Cattle, like wildflowers and prickly pear, are among the most common sights on a Texas Hill Country drive. But unless you grew up ranching, you probably don’t know your Beefmaster from your Brangus. The ever-growing practice of crossbreeding cattle makes it even tougher to tell what kind of cows are grazing in Highland Lakes pastures.
“It’s becoming more difficult all the time to tell cattle breeds apart,” said Llano County AgriLife Extension Agent Whitney Whitworth, whose family has been ranching since the 1870s.
She helped this reporter narrow down the 60 or so distinct breeds of beef cattle in the United States to the eight most common and distinct varieties you’ll see while cruising around Burnet and Llano counties.
Use this cow-dentification guide on your next Highland Lakes field trip.
Let’s start with the easiest one. The Texas longhorn is the most iconic of the breeds in the Hill Country. While easily identified by its massive horns, it can take up to six or seven years for those horns to grow to legendary proportions, Whitworth said. Longhorns also can be recognized by their rangy build. They come in a variety of colors, however, so don’t just expect the burnt orange of the University of Texas mascot.
Another iconic Texas cattle breed. According to Whitworth, Herefords were just about the only cattle grazing Hill Country fields until the 1960s and ’70s. The breed’s most distinguishing features are a reddish coat and white patches on the face, head, neck, and belly. Many of the mixed-breed cattle in the Hill Country are part Hereford.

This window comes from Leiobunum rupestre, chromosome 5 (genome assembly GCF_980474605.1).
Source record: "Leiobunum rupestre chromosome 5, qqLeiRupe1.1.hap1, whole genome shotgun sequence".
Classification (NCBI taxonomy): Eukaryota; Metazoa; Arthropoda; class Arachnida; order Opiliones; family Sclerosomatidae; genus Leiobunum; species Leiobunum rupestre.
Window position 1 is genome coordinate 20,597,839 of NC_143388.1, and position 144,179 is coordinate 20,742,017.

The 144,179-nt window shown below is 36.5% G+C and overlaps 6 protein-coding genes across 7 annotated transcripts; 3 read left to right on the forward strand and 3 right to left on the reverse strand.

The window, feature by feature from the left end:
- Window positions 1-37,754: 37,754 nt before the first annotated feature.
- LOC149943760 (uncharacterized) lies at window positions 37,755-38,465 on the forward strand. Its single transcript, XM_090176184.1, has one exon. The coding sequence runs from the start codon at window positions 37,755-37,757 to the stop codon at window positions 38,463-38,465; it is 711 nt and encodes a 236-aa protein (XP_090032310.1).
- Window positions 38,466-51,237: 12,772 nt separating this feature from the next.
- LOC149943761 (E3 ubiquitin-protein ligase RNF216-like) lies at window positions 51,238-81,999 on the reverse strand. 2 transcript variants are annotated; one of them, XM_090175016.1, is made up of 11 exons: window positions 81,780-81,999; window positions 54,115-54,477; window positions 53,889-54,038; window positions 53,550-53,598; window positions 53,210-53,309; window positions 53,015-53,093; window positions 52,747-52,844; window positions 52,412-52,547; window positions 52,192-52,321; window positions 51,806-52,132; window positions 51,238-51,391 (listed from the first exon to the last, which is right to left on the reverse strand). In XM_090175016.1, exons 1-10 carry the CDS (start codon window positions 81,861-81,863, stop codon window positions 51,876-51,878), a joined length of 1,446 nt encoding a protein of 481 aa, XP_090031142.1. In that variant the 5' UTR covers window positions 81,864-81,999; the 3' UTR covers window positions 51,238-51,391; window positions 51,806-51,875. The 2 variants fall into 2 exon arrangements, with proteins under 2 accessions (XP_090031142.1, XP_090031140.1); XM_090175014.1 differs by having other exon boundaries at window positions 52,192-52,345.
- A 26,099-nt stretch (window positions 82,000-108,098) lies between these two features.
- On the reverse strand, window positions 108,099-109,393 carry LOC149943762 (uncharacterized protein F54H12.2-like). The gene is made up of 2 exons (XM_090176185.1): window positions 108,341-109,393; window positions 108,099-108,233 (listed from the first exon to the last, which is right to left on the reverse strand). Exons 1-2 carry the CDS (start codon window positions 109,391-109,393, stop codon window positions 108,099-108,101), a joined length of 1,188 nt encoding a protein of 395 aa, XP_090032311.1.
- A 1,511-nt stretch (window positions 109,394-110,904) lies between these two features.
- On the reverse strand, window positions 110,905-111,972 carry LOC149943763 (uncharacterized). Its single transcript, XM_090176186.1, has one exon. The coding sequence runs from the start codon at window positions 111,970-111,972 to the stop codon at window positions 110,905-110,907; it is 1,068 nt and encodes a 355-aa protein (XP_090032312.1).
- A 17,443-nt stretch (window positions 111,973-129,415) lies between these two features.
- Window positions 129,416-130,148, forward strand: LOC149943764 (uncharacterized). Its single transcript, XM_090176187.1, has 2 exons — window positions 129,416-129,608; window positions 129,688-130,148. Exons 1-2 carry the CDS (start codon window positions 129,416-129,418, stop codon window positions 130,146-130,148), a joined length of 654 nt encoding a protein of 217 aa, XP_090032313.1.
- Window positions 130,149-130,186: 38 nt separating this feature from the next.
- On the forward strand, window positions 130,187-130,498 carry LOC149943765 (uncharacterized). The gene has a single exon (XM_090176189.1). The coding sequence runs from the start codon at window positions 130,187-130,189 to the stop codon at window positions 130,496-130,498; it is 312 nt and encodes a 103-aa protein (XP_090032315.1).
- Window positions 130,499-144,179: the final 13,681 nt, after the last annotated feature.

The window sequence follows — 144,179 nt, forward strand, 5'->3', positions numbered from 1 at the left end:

This prolific cattle breed has worked its way onto ranches across Texas. The Angus is desirable for its high-quality meat and good temperament, Whitworth said. Although famously jet black, there’s also a red variety with uniform, copper-toned coloring.
Not the most common breed in the Hill Country but just as distinct as a longhorn. Brahmans are wrinkly, floppy-eared, heavily muscled, and known for being tough, heat-tolerant, and insect-resistant. You can’t miss the large hump above their shoulders. Brahmans were imported from India to cross-breed with more delicate cattle lines to toughen them up.
This is what you get when you cross the iconic Angus and the exotic Brahman. This crossbreed has become so successful and common in Central Texas that it has earned its own place on the list. Brangus have the wrinkles and muscle hump of a Brahman and the smooth black or red coloration and milder temperament of the Angus. A true Brangus is five-eighths Angus and three-eighths Brahman.
Charolais (sheh-ru-lay) revolutionized the U.S. beef industry by introducing large, heavy animals into the breeding stock.
“Charolais are huge,” Whitworth said. “They’re masculine cows with big ol’ jug heads. It’s not uncommon for a Charolais bull to weigh over a ton.”
The large animal typically has a white or cream-colored coat. Its hair remains short in the summer but can get a little fluffy in the winter. Despite its size, it is docile. The Charolais breed was developed in France.
The Beefmaster might be difficult to discern from the Brangus. It is one of the few breeds developed solely in Texas, an intricate combination of Brahman, Hereford, and shorthorn cattle born from a breeding program at the Dale Lasater Ranch in Falfurrias. It is typically red — though it comes in other colors — with occasional white patches, like the Hereford. A Beefmaster has the floppy ears, wrinkles, and thick skull of a Brahman.
Many of the cattle you see on today’s Texas ranches are most likely a mishmash of the breeds on this list. One example is the Black Baldy, which is typically the offspring of a Hereford bull and an Angus cow. Breeds like these are common, and many ranchers actively seek out combinations to improve profitability, Whitworth said.